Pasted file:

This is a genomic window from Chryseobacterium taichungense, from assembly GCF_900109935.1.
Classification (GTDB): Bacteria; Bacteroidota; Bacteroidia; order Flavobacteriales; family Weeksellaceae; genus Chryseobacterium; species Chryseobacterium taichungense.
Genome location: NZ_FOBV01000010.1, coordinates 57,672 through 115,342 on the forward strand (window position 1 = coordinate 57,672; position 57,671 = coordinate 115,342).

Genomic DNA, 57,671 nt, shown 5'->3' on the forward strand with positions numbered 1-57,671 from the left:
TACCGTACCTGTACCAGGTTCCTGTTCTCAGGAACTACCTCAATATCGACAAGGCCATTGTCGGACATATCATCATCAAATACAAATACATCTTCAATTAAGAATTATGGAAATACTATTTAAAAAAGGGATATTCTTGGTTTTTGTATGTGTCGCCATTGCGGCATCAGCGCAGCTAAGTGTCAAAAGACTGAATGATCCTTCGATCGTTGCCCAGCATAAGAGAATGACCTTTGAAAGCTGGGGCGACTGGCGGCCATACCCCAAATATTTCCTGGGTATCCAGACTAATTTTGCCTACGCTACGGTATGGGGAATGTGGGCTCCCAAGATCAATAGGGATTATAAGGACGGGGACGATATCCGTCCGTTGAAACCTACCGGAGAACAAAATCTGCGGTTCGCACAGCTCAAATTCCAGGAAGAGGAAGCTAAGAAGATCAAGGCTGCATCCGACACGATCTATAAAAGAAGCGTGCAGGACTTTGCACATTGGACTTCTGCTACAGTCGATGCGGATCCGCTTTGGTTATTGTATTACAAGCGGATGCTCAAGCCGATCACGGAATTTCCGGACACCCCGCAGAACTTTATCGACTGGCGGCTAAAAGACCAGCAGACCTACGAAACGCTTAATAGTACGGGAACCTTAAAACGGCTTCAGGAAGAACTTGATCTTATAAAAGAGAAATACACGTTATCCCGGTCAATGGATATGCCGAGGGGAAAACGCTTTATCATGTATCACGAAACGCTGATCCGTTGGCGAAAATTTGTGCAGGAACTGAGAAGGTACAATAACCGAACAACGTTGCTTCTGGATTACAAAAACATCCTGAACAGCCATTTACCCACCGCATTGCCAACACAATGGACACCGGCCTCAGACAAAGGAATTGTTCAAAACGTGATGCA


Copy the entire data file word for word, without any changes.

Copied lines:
This is a genomic window from Chryseobacterium taichungense, from assembly GCF_900109935.1.
Classification (GTDB): Bacteria; Bacteroidota; Bacteroidia; order Flavobacteriales; family Weeksellaceae; genus Chryseobacterium; species Chryseobacterium taichungense.
Genome location: NZ_FOBV01000010.1, coordinates 57,672 through 115,342 on the forward strand (window position 1 = coordinate 57,672; position 57,671 = coordinate 115,342).

Genomic DNA, 57,671 nt, shown 5'->3' on the forward strand with positions numbered 1-57,671 from the left:
TACCGTACCTGTACCAGGTTCCTGTTCTCAGGAACTACCTCAATATCGACAAGGCCATTGTCGGACATATCATCATCAAATACAAATACATCTTCAATTAAGAATTATGGAAATACTATTTAAAAAAGGGATATTCTTGGTTTTTGTATGTGTCGCCATTGCGGCATCAGCGCAGCTAAGTGTCAAAAGACTGAATGATCCTTCGATCGTTGCCCAGCATAAGAGAATGACCTTTGAAAGCTGGGGCGACTGGCGGCCATACCCCAAATATTTCCTGGGTATCCAGACTAATTTTGCCTACGCTACGGTATGGGGAATGTGGGCTCCCAAGATCAATAGGGATTATAAGGACGGGGACGATATCCGTCCGTTGAAACCTACCGGAGAACAAAATCTGCGGTTCGCACAGCTCAAATTCCAGGAAGAGGAAGCTAAGAAGATCAAGGCTGCATCCGACACGATCTATAAAAGAAGCGTGCAGGACTTTGCACATTGGACTTCTGCTACAGTCGATGCGGATCCGCTTTGGTTATTGTATTACAAGCGGATGCTCAAGCCGATCACGGAATTTCCGGACACCCCGCAGAACTTTATCGACTGGCGGCTAAAAGACCAGCAGACCTACGAAACGCTTAATAGTACGGGAACCTTAAAACGGCTTCAGGAAGAACTTGATCTTATAAAAGAGAAATACACGTTATCCCGGTCAATGGATATGCCGAGGGGAAAACGCTTTATCATGTATCACGAAACGCTGATCCGTTGGCGAAAATTTGTGCAGGAACTGAGAAGGTACAATAACCGAACAACGTTGCTTCTGGATTACAAAAACATCCTGAACAGCCATTTACCCACCGCATTGCCAACACAATGGACACCGGCCTCAGACAAAGGAATTGTTCAAAACGTGATGCA